resolve to avoid becoming a crime victim
If you are like me, you make resolutions every New Year's Day.
This year, I resolved to read more books, reduce my personal debt and improve my physical condition, vowing to get back to that svelte, pantherlike body that, well, perhaps I never had.
There is one more resolution that I will pursue this year — I will be vigilant with a few, simple prevention strategies to avoid becoming the victim of a crime.
I know that 8.4-million Americans were victims of identity theft in 2007. I know that the insurance industry pays an average of $7.6-billion for auto theft claims each year, and that one car is stolen every 28 seconds in the United States, according to the National Insurance Crime Bureau.
So, I lock my doors and use antitheft devices on my personal vehicle.
I delete e-mails from strangers and practice cyber-safety to avoid "phishing" scams by crooks wanting to steal my personal information.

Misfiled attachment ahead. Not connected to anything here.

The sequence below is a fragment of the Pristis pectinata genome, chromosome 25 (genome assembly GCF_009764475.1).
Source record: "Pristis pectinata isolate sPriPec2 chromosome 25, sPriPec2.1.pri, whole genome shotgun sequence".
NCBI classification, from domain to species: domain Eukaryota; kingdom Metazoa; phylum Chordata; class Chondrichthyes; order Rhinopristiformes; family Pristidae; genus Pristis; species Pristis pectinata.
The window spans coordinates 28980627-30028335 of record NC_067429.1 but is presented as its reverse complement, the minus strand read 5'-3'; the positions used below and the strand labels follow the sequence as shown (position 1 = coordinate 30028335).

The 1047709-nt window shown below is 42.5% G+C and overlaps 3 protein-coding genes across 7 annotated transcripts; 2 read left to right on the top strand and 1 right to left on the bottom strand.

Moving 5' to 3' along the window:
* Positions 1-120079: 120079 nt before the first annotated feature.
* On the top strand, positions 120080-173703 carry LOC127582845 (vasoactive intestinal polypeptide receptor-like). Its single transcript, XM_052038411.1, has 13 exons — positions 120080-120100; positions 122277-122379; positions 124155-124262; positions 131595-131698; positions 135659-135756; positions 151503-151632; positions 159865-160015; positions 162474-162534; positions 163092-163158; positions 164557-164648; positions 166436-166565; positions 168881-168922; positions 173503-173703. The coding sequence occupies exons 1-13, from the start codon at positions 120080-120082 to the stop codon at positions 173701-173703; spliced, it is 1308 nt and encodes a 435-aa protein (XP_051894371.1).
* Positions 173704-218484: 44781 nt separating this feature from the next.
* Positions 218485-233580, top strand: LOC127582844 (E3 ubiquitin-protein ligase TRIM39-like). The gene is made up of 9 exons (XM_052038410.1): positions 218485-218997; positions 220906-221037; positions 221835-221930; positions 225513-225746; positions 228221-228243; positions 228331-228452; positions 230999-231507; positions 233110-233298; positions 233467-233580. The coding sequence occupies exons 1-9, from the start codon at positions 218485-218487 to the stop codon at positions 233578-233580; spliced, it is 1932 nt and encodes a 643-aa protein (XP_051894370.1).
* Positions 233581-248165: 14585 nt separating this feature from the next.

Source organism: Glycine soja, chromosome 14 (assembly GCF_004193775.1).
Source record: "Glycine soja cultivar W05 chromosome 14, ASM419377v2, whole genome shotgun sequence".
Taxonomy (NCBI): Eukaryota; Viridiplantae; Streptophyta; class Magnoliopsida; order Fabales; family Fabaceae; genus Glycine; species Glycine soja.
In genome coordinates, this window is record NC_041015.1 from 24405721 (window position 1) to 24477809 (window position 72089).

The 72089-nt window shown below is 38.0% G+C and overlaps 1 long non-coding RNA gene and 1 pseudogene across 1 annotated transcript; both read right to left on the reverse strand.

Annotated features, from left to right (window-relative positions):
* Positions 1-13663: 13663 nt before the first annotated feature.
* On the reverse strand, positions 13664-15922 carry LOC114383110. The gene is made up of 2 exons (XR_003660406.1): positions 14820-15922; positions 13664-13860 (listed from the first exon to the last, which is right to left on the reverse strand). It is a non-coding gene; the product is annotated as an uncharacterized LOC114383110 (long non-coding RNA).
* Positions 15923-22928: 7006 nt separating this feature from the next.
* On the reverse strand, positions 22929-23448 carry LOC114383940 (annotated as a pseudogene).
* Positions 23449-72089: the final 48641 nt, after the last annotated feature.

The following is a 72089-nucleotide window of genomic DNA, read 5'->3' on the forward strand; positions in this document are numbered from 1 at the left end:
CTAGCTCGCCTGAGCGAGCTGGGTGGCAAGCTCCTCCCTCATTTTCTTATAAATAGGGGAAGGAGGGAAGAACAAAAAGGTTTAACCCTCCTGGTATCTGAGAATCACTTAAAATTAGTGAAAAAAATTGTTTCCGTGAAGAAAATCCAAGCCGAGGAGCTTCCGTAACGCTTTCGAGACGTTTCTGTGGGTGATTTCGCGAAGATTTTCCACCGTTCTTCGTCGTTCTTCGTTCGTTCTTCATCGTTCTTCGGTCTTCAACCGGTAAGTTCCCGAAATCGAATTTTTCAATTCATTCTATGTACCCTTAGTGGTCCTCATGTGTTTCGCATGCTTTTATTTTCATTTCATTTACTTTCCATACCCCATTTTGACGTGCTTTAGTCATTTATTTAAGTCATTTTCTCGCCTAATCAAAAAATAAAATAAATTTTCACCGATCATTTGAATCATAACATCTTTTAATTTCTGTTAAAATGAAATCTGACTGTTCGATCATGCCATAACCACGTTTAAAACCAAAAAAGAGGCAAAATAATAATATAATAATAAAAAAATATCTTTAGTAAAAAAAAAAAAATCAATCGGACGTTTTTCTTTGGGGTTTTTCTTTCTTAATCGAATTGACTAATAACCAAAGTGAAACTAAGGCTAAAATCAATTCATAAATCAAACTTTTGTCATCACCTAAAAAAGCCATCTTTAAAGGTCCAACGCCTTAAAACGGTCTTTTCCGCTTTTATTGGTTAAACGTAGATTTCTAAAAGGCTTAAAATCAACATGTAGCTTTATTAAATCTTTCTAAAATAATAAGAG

I shred personal documents, including those preapproved credit card applications that come in the mail, before throwing them in the trash, and I never give personal information to someone over the telephone.
I know my neighbors and their daily schedules, and we look out for one another.
We don't have the ability to eliminate a person's criminal intent, but we can reduce someone's opportunity to commit a crime by instilling basic prevention strategies into our daily routine.
We don't have to be rude, but we do have to be shrewd.
William Proffitt, St. Petersburg police spokesman